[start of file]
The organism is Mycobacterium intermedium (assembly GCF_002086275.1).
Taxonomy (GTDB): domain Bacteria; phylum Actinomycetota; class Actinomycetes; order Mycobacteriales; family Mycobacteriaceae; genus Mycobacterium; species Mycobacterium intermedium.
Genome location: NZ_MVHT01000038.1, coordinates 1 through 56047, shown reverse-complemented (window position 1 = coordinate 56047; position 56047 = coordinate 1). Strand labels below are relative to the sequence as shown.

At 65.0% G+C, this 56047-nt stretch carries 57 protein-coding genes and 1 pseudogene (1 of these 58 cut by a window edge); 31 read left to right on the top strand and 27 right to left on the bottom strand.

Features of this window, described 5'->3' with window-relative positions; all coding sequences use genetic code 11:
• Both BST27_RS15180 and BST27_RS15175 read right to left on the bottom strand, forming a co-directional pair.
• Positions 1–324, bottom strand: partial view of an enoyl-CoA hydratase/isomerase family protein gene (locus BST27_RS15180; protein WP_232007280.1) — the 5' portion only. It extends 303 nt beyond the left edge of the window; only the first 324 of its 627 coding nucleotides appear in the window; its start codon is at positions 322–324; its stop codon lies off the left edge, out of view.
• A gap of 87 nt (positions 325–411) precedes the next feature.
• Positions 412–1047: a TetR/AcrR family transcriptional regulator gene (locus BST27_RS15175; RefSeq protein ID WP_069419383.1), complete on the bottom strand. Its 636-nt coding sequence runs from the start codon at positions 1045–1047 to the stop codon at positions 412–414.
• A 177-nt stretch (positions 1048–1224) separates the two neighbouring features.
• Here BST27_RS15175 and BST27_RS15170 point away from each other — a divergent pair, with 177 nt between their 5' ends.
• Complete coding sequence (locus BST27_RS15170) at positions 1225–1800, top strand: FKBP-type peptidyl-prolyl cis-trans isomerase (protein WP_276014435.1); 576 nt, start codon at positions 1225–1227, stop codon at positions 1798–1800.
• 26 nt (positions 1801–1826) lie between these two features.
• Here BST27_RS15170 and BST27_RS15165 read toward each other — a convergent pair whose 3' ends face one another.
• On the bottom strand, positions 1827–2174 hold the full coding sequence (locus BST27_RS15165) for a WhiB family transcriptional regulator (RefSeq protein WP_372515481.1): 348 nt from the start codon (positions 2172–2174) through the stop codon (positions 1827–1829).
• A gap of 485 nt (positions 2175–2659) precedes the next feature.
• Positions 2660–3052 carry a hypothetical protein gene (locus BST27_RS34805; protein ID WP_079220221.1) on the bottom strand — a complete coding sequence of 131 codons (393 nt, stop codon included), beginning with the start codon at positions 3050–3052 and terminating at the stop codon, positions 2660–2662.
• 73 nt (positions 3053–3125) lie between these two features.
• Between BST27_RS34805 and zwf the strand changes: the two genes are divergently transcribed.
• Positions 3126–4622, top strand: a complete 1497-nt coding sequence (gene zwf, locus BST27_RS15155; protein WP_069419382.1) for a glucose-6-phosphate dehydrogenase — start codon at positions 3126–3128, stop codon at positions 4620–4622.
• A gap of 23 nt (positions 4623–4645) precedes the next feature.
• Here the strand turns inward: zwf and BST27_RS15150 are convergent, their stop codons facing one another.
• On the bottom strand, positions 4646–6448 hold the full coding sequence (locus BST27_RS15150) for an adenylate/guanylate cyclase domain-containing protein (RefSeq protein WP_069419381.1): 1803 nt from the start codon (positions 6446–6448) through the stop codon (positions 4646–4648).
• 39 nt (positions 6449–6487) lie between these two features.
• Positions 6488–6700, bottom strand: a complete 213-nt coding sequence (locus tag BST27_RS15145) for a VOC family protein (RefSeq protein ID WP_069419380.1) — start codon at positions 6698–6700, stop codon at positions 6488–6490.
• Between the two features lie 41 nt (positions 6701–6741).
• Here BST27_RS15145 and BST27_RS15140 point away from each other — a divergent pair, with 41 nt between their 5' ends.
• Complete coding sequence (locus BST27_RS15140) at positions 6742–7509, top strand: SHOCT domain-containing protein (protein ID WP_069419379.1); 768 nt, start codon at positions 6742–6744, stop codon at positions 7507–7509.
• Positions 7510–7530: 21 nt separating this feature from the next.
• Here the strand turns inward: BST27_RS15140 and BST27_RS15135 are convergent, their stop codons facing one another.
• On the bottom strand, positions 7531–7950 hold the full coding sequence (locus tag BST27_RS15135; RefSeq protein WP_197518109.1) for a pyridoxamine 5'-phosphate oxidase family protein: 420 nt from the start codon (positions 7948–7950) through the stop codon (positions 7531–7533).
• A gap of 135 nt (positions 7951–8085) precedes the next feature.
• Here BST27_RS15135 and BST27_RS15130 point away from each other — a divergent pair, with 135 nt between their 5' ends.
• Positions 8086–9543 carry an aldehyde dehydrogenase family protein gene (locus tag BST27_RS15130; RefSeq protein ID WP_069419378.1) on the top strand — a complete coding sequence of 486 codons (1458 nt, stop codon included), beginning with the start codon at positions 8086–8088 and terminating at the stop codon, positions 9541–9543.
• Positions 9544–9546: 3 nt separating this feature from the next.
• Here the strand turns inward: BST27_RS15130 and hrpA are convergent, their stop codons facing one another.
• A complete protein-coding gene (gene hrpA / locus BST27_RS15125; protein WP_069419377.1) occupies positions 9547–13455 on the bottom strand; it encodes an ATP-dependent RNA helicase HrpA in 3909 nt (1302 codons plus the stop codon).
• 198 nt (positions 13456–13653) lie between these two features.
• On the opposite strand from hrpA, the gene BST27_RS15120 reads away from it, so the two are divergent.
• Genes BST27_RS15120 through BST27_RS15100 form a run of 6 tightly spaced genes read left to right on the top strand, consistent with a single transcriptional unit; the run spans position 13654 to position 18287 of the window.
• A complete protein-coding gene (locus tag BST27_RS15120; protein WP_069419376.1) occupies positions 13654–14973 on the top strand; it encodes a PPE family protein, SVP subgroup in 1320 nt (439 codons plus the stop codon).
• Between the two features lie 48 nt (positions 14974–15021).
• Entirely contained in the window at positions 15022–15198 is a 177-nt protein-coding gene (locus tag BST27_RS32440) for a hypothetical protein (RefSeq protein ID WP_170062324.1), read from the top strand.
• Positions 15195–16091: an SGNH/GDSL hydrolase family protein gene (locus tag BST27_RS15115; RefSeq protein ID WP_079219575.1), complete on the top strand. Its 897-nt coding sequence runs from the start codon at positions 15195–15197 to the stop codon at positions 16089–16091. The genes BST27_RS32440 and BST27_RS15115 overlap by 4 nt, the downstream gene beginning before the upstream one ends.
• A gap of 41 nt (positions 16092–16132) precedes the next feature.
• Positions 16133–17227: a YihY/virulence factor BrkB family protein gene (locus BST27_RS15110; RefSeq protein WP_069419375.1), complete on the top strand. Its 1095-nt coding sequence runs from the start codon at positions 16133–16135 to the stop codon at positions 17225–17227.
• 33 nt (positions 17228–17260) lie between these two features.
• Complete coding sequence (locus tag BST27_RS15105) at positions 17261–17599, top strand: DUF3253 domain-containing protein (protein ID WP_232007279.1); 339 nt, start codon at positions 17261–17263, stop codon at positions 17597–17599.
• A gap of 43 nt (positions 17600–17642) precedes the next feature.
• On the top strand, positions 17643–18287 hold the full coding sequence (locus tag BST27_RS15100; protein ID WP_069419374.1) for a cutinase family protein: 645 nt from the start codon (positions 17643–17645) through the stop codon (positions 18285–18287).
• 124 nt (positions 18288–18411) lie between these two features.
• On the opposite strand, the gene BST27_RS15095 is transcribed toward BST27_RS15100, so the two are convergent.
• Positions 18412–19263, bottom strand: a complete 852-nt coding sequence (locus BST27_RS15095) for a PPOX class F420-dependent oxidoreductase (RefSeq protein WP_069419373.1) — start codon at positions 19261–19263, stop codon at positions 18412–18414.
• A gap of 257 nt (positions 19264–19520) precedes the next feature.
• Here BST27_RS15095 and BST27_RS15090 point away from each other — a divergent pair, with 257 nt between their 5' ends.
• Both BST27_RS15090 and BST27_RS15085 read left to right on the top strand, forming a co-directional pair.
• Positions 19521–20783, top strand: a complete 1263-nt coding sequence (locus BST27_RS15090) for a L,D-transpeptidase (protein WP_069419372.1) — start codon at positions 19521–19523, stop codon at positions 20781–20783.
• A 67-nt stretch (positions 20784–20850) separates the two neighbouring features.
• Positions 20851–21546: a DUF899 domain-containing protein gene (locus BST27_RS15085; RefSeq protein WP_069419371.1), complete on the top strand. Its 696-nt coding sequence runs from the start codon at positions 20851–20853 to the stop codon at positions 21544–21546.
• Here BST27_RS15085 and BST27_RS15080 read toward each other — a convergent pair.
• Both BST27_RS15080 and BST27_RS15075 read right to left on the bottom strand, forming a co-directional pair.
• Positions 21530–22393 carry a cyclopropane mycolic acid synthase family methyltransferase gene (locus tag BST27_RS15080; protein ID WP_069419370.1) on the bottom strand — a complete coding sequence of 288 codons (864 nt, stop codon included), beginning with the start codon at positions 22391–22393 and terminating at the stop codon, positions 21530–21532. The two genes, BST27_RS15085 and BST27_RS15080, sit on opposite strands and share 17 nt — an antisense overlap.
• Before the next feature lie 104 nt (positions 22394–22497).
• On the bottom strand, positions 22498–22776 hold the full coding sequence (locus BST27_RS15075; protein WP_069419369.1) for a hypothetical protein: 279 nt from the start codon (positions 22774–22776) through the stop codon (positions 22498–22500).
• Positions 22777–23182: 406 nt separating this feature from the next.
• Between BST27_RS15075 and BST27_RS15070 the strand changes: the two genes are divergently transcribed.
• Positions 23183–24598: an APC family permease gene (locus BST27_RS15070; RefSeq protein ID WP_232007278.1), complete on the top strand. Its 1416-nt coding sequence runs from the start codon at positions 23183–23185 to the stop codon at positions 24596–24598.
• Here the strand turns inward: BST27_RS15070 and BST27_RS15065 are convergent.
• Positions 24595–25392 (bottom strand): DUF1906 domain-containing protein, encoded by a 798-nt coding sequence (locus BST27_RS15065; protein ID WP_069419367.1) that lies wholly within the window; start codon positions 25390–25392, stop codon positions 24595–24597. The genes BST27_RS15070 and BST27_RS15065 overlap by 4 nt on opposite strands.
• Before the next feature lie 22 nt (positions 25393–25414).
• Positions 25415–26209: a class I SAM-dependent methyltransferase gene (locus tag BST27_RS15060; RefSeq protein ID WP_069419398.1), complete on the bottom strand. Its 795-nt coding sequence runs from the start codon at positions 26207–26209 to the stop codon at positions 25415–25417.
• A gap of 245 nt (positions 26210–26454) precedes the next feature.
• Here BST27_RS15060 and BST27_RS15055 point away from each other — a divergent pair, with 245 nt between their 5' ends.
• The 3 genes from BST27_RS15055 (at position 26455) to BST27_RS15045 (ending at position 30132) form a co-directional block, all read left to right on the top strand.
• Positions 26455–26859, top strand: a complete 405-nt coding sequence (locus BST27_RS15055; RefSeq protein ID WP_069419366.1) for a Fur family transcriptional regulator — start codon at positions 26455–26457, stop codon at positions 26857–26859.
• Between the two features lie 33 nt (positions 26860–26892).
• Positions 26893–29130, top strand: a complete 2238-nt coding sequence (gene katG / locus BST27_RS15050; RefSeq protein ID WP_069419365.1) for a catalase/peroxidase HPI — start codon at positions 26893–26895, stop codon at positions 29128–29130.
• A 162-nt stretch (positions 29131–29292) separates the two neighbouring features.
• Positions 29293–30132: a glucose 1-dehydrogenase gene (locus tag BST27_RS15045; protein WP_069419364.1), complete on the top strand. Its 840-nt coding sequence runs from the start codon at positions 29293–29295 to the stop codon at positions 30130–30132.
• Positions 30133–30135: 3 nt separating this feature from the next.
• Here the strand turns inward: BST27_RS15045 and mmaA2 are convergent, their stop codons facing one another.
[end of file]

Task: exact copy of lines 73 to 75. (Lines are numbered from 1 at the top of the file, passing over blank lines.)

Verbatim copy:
• Here BST27_RS15060 and BST27_RS15055 point away from each other — a divergent pair, with 245 nt between their 5' ends.
• The 3 genes from BST27_RS15055 (at position 26455) to BST27_RS15045 (ending at position 30132) form a co-directional block, all read left to right on the top strand.
• Positions 26455–26859, top strand: a complete 405-nt coding sequence (locus BST27_RS15055; RefSeq protein ID WP_069419366.1) for a Fur family transcriptional regulator — start codon at positions 26455–26457, stop codon at positions 26857–26859.